11/23: Observing with a theme

by Richard Ozer

I went up to Mt. Diablo last night as I figured that the 28 degree prediction for Coe didn't offer much incentive. If I'm going to freeze, it may as well be close to home.

The drive up the mountain was colorful, with the setting sun illuminating the dried grass with a fiery yellow glow. I reached the summit just as the sun set.... it was already 39 degrees and dropping. The wind was a steady five or six miles an hour, with no sign that it would let up.

About a dozen or more observers were there, half with a very nice selection of refractors. There was even a new 6" Takahashi APO. I had my dob, there were a few Orion refractors, two or three SCT's, and a 16" obsession.

As the temperature continued to drop, I mentioned that anyone who should notice another observer visibly and uncontrollably shaking behind their eyepiece or, conversely, demonstrating no movement whatsoever, should consider it a distinct warning sign and immediately call for help.

I certainly had ice on my mind. First, I took a last look at Mars' southern polar cap, then we had a contest to find comet Encke. Encke, as described in Peter Natcher's earlier post, was easily found by locating the coat hanger. It had no visible core, and appeared as a distinct arrow shaped smudge (or smudgecicle).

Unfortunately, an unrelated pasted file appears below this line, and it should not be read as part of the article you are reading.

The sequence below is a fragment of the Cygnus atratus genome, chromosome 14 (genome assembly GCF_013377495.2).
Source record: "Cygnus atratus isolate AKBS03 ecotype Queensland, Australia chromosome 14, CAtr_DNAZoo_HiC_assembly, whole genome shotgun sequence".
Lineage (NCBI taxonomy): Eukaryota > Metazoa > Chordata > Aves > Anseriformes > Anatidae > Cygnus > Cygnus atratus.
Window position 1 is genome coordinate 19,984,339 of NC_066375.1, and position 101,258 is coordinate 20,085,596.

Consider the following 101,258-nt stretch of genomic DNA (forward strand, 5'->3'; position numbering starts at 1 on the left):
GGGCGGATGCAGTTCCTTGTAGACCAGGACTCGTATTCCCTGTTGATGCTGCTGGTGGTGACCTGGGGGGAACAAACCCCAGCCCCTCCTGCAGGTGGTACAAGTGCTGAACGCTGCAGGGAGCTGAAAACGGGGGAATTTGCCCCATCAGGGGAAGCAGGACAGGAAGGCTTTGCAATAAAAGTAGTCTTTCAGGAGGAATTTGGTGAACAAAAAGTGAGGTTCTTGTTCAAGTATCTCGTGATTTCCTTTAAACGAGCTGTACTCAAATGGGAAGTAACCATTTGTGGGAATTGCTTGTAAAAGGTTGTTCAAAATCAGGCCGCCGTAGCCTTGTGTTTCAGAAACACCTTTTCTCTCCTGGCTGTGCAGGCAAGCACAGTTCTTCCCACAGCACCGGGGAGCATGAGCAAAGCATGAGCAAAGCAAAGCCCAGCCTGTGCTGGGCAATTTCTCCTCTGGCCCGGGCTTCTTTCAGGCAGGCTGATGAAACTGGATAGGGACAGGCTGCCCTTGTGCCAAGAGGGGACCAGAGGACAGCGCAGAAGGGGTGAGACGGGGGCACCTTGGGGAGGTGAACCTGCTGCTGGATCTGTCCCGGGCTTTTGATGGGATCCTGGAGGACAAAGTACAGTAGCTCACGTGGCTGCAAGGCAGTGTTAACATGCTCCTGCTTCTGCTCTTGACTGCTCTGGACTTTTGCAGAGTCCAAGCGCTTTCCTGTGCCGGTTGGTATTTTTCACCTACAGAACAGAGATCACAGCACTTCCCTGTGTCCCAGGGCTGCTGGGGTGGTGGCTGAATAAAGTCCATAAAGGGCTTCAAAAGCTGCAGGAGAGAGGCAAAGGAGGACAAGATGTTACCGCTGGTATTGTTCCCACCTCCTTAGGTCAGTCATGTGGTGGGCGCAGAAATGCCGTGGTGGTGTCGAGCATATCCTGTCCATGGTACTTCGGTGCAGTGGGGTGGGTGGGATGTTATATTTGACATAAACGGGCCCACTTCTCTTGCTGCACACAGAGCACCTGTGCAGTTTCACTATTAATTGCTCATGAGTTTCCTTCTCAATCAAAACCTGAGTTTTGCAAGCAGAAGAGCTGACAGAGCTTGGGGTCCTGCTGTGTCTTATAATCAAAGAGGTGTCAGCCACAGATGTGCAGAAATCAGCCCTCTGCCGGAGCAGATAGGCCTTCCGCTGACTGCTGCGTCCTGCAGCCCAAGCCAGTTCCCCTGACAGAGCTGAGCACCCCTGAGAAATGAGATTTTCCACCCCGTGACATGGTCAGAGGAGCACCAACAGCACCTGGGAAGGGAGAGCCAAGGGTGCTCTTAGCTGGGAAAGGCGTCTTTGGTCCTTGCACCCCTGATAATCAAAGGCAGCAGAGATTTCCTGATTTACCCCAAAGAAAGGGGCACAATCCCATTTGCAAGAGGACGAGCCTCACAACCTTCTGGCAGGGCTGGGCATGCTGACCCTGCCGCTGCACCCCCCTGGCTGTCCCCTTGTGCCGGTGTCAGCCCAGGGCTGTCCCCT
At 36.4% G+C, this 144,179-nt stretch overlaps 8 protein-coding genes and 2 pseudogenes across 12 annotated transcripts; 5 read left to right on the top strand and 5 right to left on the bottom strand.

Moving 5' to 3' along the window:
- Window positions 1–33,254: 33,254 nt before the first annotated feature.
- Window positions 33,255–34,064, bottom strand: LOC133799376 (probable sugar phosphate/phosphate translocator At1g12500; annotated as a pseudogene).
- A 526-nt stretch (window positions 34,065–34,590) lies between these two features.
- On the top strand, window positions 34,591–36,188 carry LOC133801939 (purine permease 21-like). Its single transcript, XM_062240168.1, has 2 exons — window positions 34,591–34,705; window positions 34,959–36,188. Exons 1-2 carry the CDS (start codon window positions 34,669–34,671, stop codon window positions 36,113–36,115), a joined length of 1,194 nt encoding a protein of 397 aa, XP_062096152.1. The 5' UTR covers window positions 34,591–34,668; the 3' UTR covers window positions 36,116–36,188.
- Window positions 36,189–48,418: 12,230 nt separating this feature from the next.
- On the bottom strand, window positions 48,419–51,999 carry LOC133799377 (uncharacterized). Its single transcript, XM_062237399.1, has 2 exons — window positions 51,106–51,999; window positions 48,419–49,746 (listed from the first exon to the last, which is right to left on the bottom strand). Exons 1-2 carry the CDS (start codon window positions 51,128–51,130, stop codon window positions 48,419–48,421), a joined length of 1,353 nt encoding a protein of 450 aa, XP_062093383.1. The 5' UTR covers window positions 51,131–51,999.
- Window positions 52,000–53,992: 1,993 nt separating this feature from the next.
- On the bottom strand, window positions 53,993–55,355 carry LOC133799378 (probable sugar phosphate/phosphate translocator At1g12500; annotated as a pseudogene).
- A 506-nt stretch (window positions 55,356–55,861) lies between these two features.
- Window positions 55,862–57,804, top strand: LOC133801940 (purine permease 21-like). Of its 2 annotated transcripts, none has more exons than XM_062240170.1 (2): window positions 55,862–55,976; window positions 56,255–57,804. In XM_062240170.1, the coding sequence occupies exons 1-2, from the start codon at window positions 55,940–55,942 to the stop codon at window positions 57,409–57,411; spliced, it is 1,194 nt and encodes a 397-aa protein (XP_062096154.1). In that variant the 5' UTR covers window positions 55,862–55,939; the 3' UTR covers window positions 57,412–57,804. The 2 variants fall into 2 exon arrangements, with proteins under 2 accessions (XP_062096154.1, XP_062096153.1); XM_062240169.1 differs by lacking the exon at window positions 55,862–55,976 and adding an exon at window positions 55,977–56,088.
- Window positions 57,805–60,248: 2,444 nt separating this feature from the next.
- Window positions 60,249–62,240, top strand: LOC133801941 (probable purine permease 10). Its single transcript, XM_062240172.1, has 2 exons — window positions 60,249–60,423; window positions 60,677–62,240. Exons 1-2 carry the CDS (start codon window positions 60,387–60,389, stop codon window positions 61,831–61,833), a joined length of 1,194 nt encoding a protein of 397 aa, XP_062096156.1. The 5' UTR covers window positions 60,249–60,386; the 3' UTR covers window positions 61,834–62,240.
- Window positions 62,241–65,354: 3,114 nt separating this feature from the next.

A more challenging find, which I haven't yet seen anyone post about, was comet Linear C2002 T7. Linear was located just above the California nebula. Unlike Encke, it was all core, about the size of a medium sized planetary nebula. I had trouble finding it because I was using too low a magnification. Only after I bumped up the power to over 100x, was I able to clearly see it. Part of the problem was the wind, which had picked up to a steady 10 - 15 mph, and the fact that my eyes were watering (and then freezing).

After seeing both of the comets (which is the only reason I went out last night), I took a look at the Blue Snowball and then packed up. It was only 8:30.

Althought miserably cold, it was nice to get above the smokey gunk. The transparency was superb, and the seeing wasn't half bad, even with all the wind.